The Pandemic Institute has awarded nearly £500,000 to Liverpool researchers to help tackle the growing threat of monkeypox.
The viral infection is usually found in West and Central Africa but an increasing number of cases have been identified elsewhere including the UK (standing at 2,208 confirmed cases as of 21 July 2022) and the World Health Organization (WHO) has now classified the outbreak as a public health emergency of international concern – putting monkeypox on par with diseases such as Covid-19, Ebola and polio.
The funded projects include research on the origins of the outbreak in Africa, studies of transmission and spread, development of rapid diagnostics, investigation of the body’s immune response to help vaccine development, studies of new drug treatments, and understanding of stigma around the disease.
Professor Tom Solomon CBE, Chair of Neurology at the University of Liverpool and Director of The Pandemic Institute as well as the National Institute for Health Research (NIHR) Health Protection Research Unit in Emerging and Zoonotic Infections said: “We are currently dealing with an unprecedented outbreak of monkeypox in the UK and beyond. It is important for us to respond quickly to this emerging threat. In just a matter of weeks The Pandemic Institute has identified, via a peer review process, eleven high-priority projects to address this new threat, and respond to the G7 challenge of producing diagnostics, treatments and vaccines within 100 days of a major emerging infection. This monkeypox funding call has a total budget of £484,257 and covers all TPI domain principles to “Predict, Prevent, Prepare, Respond and Recover” from emerging infection threats.”
The new projects all include at least two of The Pandemic Institute’s seven founding partners (University of Liverpool, Liverpool School of Tropical Medicine, Liverpool John Moores University, Liverpool City Council, Liverpool City Region Combined Authority, Knowledge Quarter (KQ) Liverpool and Liverpool University Hospitals NHS Foundation Trust) plus a policy project in partnership with the World Health Organisation. The project leads are Dr Ana Karina Pitol Garcia, Professor Calum Semple, Dr Susan Gould, Professor Matthew Baylis, Dr Krishanthi Subramaniam and Dr Lance Turtle, Dr Emily Rebecca Adams, Professor Saye Khoo, Dr Rachel Byrne, Dr Tom Fletcher, James Woolgar and Dr Mark Forshaw.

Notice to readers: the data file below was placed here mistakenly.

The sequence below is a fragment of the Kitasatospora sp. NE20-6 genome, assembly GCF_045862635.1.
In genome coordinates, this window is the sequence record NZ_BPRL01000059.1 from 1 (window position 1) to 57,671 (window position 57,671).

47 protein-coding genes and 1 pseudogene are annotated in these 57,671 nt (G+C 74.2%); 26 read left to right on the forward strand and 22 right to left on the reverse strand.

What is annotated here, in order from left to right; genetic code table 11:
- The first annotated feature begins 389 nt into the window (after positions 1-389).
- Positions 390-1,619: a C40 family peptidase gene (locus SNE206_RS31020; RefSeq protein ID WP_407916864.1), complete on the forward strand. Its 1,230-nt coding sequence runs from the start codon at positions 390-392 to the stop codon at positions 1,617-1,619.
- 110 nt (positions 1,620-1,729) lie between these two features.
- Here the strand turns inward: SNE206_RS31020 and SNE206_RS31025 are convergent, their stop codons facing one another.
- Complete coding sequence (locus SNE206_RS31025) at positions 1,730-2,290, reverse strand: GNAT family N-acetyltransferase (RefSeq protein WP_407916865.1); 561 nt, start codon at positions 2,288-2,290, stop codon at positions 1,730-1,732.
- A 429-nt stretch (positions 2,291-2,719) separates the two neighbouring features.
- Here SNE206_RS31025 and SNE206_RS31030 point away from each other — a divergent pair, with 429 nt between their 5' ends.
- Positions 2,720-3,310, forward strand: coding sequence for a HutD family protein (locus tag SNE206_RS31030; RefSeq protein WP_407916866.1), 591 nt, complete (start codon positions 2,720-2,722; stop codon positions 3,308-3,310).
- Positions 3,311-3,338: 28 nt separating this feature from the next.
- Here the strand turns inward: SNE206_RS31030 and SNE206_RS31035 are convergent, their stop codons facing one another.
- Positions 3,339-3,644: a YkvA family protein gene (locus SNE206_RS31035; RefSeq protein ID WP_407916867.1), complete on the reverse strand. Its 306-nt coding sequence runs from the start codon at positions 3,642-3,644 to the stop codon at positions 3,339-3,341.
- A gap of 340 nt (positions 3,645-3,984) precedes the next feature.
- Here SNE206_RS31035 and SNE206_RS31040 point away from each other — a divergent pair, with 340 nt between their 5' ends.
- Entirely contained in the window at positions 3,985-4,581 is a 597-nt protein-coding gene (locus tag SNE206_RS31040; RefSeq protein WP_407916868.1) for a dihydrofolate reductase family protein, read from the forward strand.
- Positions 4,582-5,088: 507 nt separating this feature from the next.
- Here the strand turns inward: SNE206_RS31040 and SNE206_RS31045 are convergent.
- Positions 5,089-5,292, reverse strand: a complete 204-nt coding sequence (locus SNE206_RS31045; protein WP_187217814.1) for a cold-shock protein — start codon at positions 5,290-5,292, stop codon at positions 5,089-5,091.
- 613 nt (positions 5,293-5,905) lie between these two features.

One awardee, Dr Ana Karina Pitol García, a microbiologist Research Associate at Liverpool School of Tropical Medicine whose project looks at contact mediated transmission of monkeypox virus said: “Monkeypox virus is most commonly transmitted through direct skin-to-skin contact. Nevertheless, the virus can also be transmitted through contact with contaminated items such as clothing and linens. We are investigating how long the virus survives on the skin and different materials, and how much is transferred by these routes. This information is crucial to help control the spread of the disease.”
Dr Tedros Adhanom Ghebreyesus, the WHO’s director general, said at a press conference on the WHO monkeypox declaration: “We have an outbreak that has spread around the world rapidly through new modes of transmission about which we understand too little and which meets the criteria in the international health regulations. For all of these reasons I have decided that the global monkeypox outbreak represents a global health emergency of international concern.”
The Pandemic Institute’s mission is to accelerate the response to emerging infection threats, unify global intelligence and increase the reach and impact of research in this area. Through its founding partners, the Institute has an impressive breadth of world-leading clinical, academic, public health and data-driven expertise. The combined networks of UK partners and collaborators across the world provide a unique opportunity for The Pandemic Institute to maximise its global reach and have impacts on science and technology, business and economics, and national and international policy.